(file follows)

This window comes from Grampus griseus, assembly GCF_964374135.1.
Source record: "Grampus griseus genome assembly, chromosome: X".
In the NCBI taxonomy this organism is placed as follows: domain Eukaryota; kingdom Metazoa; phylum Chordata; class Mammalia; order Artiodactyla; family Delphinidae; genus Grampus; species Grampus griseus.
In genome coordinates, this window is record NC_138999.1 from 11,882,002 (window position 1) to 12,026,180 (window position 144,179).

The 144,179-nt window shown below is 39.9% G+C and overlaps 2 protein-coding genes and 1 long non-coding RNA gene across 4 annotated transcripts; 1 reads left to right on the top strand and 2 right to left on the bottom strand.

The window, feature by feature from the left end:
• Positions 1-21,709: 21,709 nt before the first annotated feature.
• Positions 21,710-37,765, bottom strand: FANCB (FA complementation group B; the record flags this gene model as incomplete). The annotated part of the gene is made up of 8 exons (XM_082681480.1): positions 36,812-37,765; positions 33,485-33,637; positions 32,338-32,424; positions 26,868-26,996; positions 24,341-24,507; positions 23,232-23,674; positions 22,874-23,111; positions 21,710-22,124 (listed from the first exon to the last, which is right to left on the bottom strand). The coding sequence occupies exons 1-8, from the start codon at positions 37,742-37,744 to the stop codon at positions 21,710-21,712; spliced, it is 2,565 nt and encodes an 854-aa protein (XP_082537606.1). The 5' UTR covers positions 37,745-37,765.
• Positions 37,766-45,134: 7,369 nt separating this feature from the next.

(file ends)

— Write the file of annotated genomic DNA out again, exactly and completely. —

This window comes from Grampus griseus, assembly GCF_964374135.1.
Source record: "Grampus griseus genome assembly, chromosome: X".
In the NCBI taxonomy this organism is placed as follows: domain Eukaryota; kingdom Metazoa; phylum Chordata; class Mammalia; order Artiodactyla; family Delphinidae; genus Grampus; species Grampus griseus.
In genome coordinates, this window is record NC_138999.1 from 11,882,002 (window position 1) to 12,026,180 (window position 144,179).

The 144,179-nt window shown below is 39.9% G+C and overlaps 2 protein-coding genes and 1 long non-coding RNA gene across 4 annotated transcripts; 1 reads left to right on the top strand and 2 right to left on the bottom strand.

The window, feature by feature from the left end:
• Positions 1-21,709: 21,709 nt before the first annotated feature.
• Positions 21,710-37,765, bottom strand: FANCB (FA complementation group B; the record flags this gene model as incomplete). The annotated part of the gene is made up of 8 exons (XM_082681480.1): positions 36,812-37,765; positions 33,485-33,637; positions 32,338-32,424; positions 26,868-26,996; positions 24,341-24,507; positions 23,232-23,674; positions 22,874-23,111; positions 21,710-22,124 (listed from the first exon to the last, which is right to left on the bottom strand). The coding sequence occupies exons 1-8, from the start codon at positions 37,742-37,744 to the stop codon at positions 21,710-21,712; spliced, it is 2,565 nt and encodes an 854-aa protein (XP_082537606.1). The 5' UTR covers positions 37,745-37,765.
• Positions 37,766-45,134: 7,369 nt separating this feature from the next.